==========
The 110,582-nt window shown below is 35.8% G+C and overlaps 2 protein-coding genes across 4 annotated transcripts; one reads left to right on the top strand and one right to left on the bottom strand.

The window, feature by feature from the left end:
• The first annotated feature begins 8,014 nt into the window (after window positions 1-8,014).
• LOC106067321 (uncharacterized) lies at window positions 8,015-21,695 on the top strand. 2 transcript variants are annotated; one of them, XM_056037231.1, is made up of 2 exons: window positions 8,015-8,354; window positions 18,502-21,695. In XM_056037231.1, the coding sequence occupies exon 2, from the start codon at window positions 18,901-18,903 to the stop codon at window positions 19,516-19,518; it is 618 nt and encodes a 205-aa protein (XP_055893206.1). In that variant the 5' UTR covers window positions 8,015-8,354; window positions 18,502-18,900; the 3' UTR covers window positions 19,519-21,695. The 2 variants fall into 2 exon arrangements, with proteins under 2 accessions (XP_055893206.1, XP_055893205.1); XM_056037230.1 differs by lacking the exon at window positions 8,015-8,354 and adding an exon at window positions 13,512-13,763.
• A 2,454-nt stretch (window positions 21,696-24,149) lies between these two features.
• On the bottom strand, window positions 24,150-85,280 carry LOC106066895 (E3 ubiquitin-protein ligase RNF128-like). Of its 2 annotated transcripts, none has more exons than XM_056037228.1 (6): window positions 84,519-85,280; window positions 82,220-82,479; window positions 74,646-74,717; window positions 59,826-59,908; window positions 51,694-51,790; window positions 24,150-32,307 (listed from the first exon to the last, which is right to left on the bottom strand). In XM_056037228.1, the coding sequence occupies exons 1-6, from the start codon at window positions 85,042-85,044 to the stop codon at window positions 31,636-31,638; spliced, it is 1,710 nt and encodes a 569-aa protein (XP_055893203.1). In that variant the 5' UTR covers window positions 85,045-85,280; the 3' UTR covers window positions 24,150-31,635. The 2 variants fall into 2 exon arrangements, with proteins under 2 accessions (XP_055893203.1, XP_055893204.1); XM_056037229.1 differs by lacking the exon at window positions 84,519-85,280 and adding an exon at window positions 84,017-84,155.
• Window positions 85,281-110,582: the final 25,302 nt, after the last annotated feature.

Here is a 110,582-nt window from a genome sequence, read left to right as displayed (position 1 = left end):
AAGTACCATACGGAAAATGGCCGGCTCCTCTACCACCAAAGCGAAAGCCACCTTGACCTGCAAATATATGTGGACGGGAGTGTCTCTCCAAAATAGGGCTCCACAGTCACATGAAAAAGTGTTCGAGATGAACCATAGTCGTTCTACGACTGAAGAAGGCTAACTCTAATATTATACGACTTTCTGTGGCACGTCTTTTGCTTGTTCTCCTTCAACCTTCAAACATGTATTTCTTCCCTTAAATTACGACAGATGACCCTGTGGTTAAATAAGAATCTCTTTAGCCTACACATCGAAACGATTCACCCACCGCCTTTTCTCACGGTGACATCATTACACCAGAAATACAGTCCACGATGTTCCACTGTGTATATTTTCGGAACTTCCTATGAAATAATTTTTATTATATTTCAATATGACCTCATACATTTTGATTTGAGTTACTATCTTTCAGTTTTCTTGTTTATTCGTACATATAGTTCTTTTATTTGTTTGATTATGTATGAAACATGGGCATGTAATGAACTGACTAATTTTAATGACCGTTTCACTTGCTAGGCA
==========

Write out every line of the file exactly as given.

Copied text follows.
The 110,582-nt window shown below is 35.8% G+C and overlaps 2 protein-coding genes across 4 annotated transcripts; one reads left to right on the top strand and one right to left on the bottom strand.

The window, feature by feature from the left end:
• The first annotated feature begins 8,014 nt into the window (after window positions 1-8,014).
• LOC106067321 (uncharacterized) lies at window positions 8,015-21,695 on the top strand. 2 transcript variants are annotated; one of them, XM_056037231.1, is made up of 2 exons: window positions 8,015-8,354; window positions 18,502-21,695. In XM_056037231.1, the coding sequence occupies exon 2, from the start codon at window positions 18,901-18,903 to the stop codon at window positions 19,516-19,518; it is 618 nt and encodes a 205-aa protein (XP_055893206.1). In that variant the 5' UTR covers window positions 8,015-8,354; window positions 18,502-18,900; the 3' UTR covers window positions 19,519-21,695. The 2 variants fall into 2 exon arrangements, with proteins under 2 accessions (XP_055893206.1, XP_055893205.1); XM_056037230.1 differs by lacking the exon at window positions 8,015-8,354 and adding an exon at window positions 13,512-13,763.
• A 2,454-nt stretch (window positions 21,696-24,149) lies between these two features.
• On the bottom strand, window positions 24,150-85,280 carry LOC106066895 (E3 ubiquitin-protein ligase RNF128-like). Of its 2 annotated transcripts, none has more exons than XM_056037228.1 (6): window positions 84,519-85,280; window positions 82,220-82,479; window positions 74,646-74,717; window positions 59,826-59,908; window positions 51,694-51,790; window positions 24,150-32,307 (listed from the first exon to the last, which is right to left on the bottom strand). In XM_056037228.1, the coding sequence occupies exons 1-6, from the start codon at window positions 85,042-85,044 to the stop codon at window positions 31,636-31,638; spliced, it is 1,710 nt and encodes a 569-aa protein (XP_055893203.1). In that variant the 5' UTR covers window positions 85,045-85,280; the 3' UTR covers window positions 24,150-31,635. The 2 variants fall into 2 exon arrangements, with proteins under 2 accessions (XP_055893203.1, XP_055893204.1); XM_056037229.1 differs by lacking the exon at window positions 84,519-85,280 and adding an exon at window positions 84,017-84,155.
• Window positions 85,281-110,582: the final 25,302 nt, after the last annotated feature.

Here is a 110,582-nt window from a genome sequence, read left to right as displayed (position 1 = left end):
AAGTACCATACGGAAAATGGCCGGCTCCTCTACCACCAAAGCGAAAGCCACCTTGACCTGCAAATATATGTGGACGGGAGTGTCTCTCCAAAATAGGGCTCCACAGTCACATGAAAAAGTGTTCGAGATGAACCATAGTCGTTCTACGACTGAAGAAGGCTAACTCTAATATTATACGACTTTCTGTGGCACGTCTTTTGCTTGTTCTCCTTCAACCTTCAAACATGTATTTCTTCCCTTAAATTACGACAGATGACCCTGTGGTTAAATAAGAATCTCTTTAGCCTACACATCGAAACGATTCACCCACCGCCTTTTCTCACGGTGACATCATTACACCAGAAATACAGTCCACGATGTTCCACTGTGTATATTTTCGGAACTTCCTATGAAATAATTTTTATTATATTTCAATATGACCTCATACATTTTGATTTGAGTTACTATCTTTCAGTTTTCTTGTTTATTCGTACATATAGTTCTTTTATTTGTTTGATTATGTATGAAACATGGGCATGTAATGAACTGACTAATTTTAATGACCGTTTCACTTGCTAGGCA